Eating Disorders, Intimacy Issues Psychodynamic Therapy

Eating Disorders, Intimacy Issues

Eating disorders comprise a range of attitudes and behaviors relating to food and body-image. The three main eating disorders are Anorexia Nervosa, Bulimia, and ED NOS (eating disorder not otherwise specified). These conditions manifest to different degrees in different people and can sometimes be mistakenly judged as poor eating habits, or a lack of willpower.

People with eating disorders don't eat in harmony with their bodies' needs, instead, people with Anorexia Nervosa eat much less than they need, while Bulimia sufferers binge and then induce vomiting. They may also do other things to compensate for overeating, including exercising or fasting. ED NOS combines any combination of the other two conditions.

Apart from the physical symptoms and behaviors above, someone with an eating disorder will generally also have poor self-esteem and obsessively research or talk about food, dieting or exercise. Poor body image will cause them to either wear clothes that cover up every inch of their bodies, or flaunt  in order to attract attention. They will find it hard to accept criticism and compliments.

Therapy for eating disorders depend on the patient. While some people respond well to short term outpatient treatment, others respond better to long-term inpatient treatment. Cognitive behavioral therapy and family therapy are long term treatments that have been proven to be effective, while group therapy, psychodynamic psychotherapies and feminist therapies work for people who will respond well to short term therapy.

Family therapy is often advised for children and adolescents who are experiencing eating disorders. Research has also shown dialectical behavioral therapy to be effective.

If you are looking for a counsellor or psychologist who addresses eating disorders, you may want to search the directory to find a professional whose approach will suit you best.

Intimacy issues are common for people who fear vulnerability. Some people can become vulnerable in front of a few trusted friends, however, but when a relationship starts becoming too close, they feel suffocated. In this sense, the intimacy issues are seated in the fear of developing a deep and meaningful relationship with another person.

Two fears that are at the heart of intimacy issues, are the fear of abandonment (fearing the partner might leave them) and the fear of engulfment (fearing that they would lose themselves in a relationship), which sometimes co-exist. These fears, often rooted in childhood traumas, are often deeply entrenched in codependent adult relationships where they cause friction.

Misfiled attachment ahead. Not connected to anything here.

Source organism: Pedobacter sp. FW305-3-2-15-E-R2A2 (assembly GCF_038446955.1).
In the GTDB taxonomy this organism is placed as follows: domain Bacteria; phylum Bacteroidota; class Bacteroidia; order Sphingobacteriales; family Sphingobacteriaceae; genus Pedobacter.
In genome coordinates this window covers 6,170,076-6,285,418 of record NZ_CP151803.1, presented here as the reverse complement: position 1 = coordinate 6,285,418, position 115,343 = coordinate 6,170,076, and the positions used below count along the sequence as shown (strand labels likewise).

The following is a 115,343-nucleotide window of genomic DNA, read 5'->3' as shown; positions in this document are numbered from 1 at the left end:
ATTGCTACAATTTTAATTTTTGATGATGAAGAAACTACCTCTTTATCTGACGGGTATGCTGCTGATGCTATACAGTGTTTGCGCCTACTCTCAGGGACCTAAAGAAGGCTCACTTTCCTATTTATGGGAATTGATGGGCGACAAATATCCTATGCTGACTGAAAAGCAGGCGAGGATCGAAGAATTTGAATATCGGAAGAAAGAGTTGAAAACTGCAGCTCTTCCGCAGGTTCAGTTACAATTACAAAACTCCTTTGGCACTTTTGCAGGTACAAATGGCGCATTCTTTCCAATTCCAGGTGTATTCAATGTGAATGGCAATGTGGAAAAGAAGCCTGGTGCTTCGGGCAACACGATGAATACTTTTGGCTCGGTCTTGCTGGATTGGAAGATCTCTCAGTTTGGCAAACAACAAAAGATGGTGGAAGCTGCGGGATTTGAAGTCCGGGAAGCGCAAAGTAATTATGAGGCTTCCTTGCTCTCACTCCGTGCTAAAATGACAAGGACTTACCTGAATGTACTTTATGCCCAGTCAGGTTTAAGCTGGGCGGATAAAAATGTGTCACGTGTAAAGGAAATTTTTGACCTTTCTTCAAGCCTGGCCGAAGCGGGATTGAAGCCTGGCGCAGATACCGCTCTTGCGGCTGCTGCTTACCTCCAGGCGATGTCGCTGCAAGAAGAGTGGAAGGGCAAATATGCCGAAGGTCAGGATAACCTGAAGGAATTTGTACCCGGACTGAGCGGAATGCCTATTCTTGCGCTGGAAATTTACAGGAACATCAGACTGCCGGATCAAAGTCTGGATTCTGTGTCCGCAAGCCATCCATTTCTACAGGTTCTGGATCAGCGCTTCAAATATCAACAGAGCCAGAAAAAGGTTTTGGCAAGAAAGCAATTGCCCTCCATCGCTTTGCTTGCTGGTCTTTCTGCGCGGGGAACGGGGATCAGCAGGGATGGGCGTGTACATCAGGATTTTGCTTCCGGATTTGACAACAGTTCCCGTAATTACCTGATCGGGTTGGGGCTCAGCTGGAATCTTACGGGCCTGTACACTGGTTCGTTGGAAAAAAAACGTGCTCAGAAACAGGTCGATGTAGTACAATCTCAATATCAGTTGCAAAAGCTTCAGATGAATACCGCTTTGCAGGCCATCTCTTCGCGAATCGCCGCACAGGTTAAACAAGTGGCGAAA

A therapist who works with people who have intimacy issues will first help you to learn to become comfortable with yourself and accept yourself for who you are. You will explore the complex past events that have created these intimacy issues and discover that those events don't have to cloud your present experiences.

This process is essential in discovering that rejection does not have to be a traumatic experience. Finally, you will learn how to set personal boundaries that will help you to avoid the fear of engulfment and to cope, should abandonment occur. While healing intimacy issues can be a challenging and somewhat painful task, the rewards are incredible.

If you are looking for a counsellor or psychologist who addresses intimacy issues, you may want to search the directory to find a professional whose approach will suit you best.

Psychodynamic Therapy

Psychodynamic Therapy can help clients to become aware of feelings of vulnerability that have been repressed from their conscious awareness. This approach is based on the theory that every person has an unconscious which stores vulnerable and painful emotions that are too deep to handle on a conscious level.

Psychodynamic Therapy addresses the defense mechanisms that  have been developed. Defense mechanisms can sometimes do more harm than good. By resolving vulnerabilities such as repression and denial, painful emotions and memories can be processed in order for the defense mechanisms to be resolved, or reduced.

Therapists use a range of core principles in Psychodynamic Therapy, based on the client's needs. It will help the client to gain perspective while recognizing behaviours, actions, responses and character traits that can be transformed.

If you are looking for a therapist who offers Psychodynamic Therapy, please browse our list of practitioners below..

Note: You may narrow your search by selecting more than one filter below.

Susan Blake

Ph.D., R.Psych
Dr. Susan Blake, Registered Psychologist, provides individual and group psychotherapy with adults, working within a contemporary psychodynamic approach.Together we explore the experiences and relationships that have... Read more

Heather Bach

M.A., CCC
    • Blog on profile
For over 20 years, Heather Bach of Bach Counselling Group brings clinical expertise to working with those who wish to make a positive change in relationships, intimacy, depression, anxiety, trauma, grief, ADHD... Read more

Kaela Scott

M.Couns., RCC
    • Online booking
I am passionate and excited about the relationships people have with themselves and with others. As a Registered Clinical Counsellor (#3732) I work hard to help people get at the root of what is causing their painful... Read more

Judith Setton-Markus

M.Ed., R.Psych
Judith Setton-Markus is a Registered Psychologist licensed with the College of Psychologists of BC #1712. She is also a Psychoanalyst and Psychoanalytically Oriented Psychotherapist, a member of the Western Branch... Read more